Mississippi Bill Aimed to Help Domestic Abuse Victims Seek Divorce Fails

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On Wednesday, the Mississippi Senate voted not to make domestic abuse a valid reason for getting a divorce. Senate Bill 2418, passed in the house but died in the senate after additional amendments were added.

The state currently has 12 grounds for divorce, and domestic abuse would have been the 13th. Some of the established grounds that warrant divorce are impotency, adultery, habitual drunkenness, and mental illness.

In addition, one of the grounds is “Habitual cruel and inhuman treatment.” This seems as if it would satisfy concerns of domestic violence because it is cruel and inhumane treatment. However, as vague as it is, it may not have been effective enough, which is a reason why legislators introduced the amendment.

It is the word “habitual” that raised concerns for legislators like state Sen. Sally Doty, a Republican representing Brookhaven, Mississippi.

“I said it in committee, and I won’t back down from it. I think one instance of domestic violence is enough for me,” Doty told the Jackson Free Press. She added, “I don’t think you should have to say, ‘Oh no, he beat [me] up again,’ and then we’ll see if it doesn’t work out.”

The state senate initially passed the bill, but when the house added a provision to allow divorce after separation for at least two years, it failed to make its way to the governor’s desk. Mississippi is only one of a few states that require fault for a divorce.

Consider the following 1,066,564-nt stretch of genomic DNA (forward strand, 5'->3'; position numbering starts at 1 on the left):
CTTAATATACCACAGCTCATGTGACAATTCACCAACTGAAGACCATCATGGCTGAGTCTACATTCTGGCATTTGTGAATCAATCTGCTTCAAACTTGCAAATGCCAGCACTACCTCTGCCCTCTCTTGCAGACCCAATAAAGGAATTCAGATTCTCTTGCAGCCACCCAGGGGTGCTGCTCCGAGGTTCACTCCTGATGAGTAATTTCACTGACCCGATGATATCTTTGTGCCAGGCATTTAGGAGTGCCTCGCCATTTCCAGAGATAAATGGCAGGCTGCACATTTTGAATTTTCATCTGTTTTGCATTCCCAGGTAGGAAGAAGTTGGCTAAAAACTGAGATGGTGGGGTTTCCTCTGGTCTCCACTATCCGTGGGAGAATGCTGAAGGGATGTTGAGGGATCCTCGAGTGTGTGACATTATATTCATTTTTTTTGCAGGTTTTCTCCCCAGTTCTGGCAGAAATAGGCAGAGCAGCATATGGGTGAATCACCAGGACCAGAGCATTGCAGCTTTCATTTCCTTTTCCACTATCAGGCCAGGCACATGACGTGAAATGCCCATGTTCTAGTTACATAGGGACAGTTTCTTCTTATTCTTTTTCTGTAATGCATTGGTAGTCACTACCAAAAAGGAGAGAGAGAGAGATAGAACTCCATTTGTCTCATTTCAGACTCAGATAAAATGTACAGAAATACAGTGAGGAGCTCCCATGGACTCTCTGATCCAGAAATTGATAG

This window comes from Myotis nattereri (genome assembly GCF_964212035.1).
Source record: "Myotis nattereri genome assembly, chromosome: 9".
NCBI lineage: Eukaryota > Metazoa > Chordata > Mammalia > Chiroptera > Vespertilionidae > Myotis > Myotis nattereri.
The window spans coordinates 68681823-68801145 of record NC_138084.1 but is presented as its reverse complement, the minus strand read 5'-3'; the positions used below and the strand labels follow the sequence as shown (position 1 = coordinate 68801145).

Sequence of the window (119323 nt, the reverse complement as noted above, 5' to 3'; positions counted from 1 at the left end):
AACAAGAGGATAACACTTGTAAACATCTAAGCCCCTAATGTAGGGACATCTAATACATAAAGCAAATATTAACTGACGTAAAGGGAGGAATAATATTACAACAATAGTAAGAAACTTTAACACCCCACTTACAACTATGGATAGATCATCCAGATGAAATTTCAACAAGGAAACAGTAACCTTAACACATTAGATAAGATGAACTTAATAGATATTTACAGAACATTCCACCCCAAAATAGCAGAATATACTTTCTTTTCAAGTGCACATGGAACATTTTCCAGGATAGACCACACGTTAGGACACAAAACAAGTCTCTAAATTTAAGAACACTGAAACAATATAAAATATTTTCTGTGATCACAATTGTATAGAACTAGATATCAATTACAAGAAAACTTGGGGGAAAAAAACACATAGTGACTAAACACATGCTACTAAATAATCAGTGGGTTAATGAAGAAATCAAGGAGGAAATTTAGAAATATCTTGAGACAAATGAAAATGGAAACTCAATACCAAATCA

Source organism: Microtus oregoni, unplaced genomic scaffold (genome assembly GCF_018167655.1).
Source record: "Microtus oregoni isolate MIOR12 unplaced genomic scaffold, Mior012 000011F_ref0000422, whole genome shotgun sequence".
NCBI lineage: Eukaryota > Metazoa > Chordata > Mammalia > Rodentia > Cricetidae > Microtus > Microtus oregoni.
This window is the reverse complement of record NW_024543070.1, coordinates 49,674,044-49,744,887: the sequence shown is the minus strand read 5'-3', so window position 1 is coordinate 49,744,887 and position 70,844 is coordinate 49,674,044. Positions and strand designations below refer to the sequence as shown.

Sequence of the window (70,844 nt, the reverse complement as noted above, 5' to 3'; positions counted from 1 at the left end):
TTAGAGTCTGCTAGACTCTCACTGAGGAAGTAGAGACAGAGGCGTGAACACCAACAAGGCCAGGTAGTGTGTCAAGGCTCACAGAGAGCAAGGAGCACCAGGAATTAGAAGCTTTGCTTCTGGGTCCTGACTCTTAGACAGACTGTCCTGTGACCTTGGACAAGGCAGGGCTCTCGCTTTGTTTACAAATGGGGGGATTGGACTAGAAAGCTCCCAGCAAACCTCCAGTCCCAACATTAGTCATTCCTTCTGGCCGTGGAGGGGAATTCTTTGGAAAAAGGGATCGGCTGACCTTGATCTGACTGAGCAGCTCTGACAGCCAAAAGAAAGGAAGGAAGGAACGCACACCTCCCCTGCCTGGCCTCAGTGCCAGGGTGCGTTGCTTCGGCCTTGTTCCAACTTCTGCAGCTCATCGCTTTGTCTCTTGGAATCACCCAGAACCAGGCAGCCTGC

One interesting issue with the proposed legislation is that it only discusses physical domestic violence. In instances of emotional, financial, or mental abuse, the amendment would not have been able to have helped.

“I’m in favor of anything that helps our women and children, make life easier, and help them get through the process faster,” Lorine Cady, Founder and Executive Director of House of Grace, said to WREG.

Domestic abuse is a significant issue for many Americans. According to the National Coalition Against Domestic Violence (NCADV):

  • 1 in 3 women and 1 in 4 men have been victims of [some form of] physical violence by an intimate partner within their lifetime.
  • 1 in 5 women and 1 in 7 men have been victims of severe physical violence by an intimate partner in their lifetime.

In addition, NCADV also notes, “1 in 7 women and 1 in 18 men have been stalked by an intimate partner during their lifetime to the point in which they felt very fearful or believed that they or someone close to them would be harmed or killed.”

Women and men who find themselves in the position of an abusive and/or violent relationship have a difficult time getting away from their partner. Streamlining the divorce process and making it clearer would be a small step to addressing the issue, giving an individual the tools they need to legally get away from an abusive marriage.

Julia Bryant
Julia Bryant is an Editorial Senior Fellow at Law Street from Howard County, Maryland. She is a junior at the University of Maryland, College Park, pursuing a Bachelor’s degree in Journalism and Economics. You can contact Julia at



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